It's the first of our writing craft posts, guys! Woo-hoo! I'll be doing these on Mondays, and will switch between Picture Books and novels randomly as the mood strikes me.
Okay, let's talk about picture books. There is more than one kind of picture book out there, and I'm not talking about board books, although those are out there and a lot of board books would work equally well as picture books and vice-versa. (More about this in an upcoming post.) I'm talking about concept books versus all the rest of the picture books out there. A concept book is one that is written with the goal of delivering a piece of information, like the alphabet, or counting from one to ten, or the names of a bunch of different animals, or opposites, or something like that.
Either way, while it's possible to have a concept book that does no more than list the items on the dining table or take us through our one-two-threes, you'll have a much stronger book if you manage to weave the concept into a story with a solid plot. Whether the framework you choose is that of a typical day (from waking to bedtime), an experience like the carnival, or even a night of dreams, having that framework will give you more angles from which to pitch your book, and will give readers more angles from which they can enjoy and appreciate it.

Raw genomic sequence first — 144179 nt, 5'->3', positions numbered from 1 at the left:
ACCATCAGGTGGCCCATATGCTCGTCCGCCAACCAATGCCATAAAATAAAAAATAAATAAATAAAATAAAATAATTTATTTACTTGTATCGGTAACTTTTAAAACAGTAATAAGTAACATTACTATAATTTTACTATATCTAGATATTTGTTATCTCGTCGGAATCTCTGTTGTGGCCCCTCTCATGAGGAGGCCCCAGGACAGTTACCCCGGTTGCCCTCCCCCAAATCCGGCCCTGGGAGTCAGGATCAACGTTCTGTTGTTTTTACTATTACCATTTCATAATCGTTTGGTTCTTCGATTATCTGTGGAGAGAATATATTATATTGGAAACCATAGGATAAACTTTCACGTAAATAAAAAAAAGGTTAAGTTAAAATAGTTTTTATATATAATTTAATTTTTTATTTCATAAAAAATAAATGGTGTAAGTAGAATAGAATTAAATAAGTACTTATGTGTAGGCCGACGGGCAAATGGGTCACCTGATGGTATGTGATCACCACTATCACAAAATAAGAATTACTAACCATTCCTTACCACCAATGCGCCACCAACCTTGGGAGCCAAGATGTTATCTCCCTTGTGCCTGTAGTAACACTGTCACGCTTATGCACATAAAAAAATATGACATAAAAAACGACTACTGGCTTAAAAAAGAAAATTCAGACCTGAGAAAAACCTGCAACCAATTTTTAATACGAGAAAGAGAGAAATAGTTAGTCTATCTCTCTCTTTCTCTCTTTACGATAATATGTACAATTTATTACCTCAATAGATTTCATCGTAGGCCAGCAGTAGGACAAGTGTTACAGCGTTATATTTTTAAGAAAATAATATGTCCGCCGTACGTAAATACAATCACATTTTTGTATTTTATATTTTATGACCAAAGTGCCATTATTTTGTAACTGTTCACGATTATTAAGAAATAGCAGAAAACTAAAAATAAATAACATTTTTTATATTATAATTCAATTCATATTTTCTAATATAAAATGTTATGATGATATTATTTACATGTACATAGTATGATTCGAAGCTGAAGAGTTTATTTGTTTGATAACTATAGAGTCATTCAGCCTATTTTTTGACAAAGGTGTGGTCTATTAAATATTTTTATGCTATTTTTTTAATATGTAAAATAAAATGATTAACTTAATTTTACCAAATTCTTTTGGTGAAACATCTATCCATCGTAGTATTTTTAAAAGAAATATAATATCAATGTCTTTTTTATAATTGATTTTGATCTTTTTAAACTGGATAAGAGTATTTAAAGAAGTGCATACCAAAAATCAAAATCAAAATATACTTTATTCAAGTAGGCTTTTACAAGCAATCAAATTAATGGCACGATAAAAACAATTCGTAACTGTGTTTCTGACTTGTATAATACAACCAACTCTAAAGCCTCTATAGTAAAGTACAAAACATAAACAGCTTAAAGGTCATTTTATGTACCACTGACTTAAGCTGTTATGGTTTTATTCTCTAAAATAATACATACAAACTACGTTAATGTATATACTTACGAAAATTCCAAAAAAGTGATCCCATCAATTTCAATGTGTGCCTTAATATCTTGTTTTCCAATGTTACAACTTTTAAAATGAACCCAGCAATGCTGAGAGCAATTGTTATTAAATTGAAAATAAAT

So, my challenge to you, picture-bookers, is to write a concept book this week. It could be a list, a counting book, an alphabet book, anything. But give it a plot.
And if you need somewhere to dummy out your new manuscript, check out this link to what is possibly the most expensive blank journal ever for the amount of writing space you get: it's 1 inch x 1 1/2 inches, and goes for $19. Great for those writing the extremely sparsely worded picture book. Or the guy at the market who can write people's names on a grain of rice.
So, how did you do? Have you written your concept book yet? Is it easier or harder than you thought?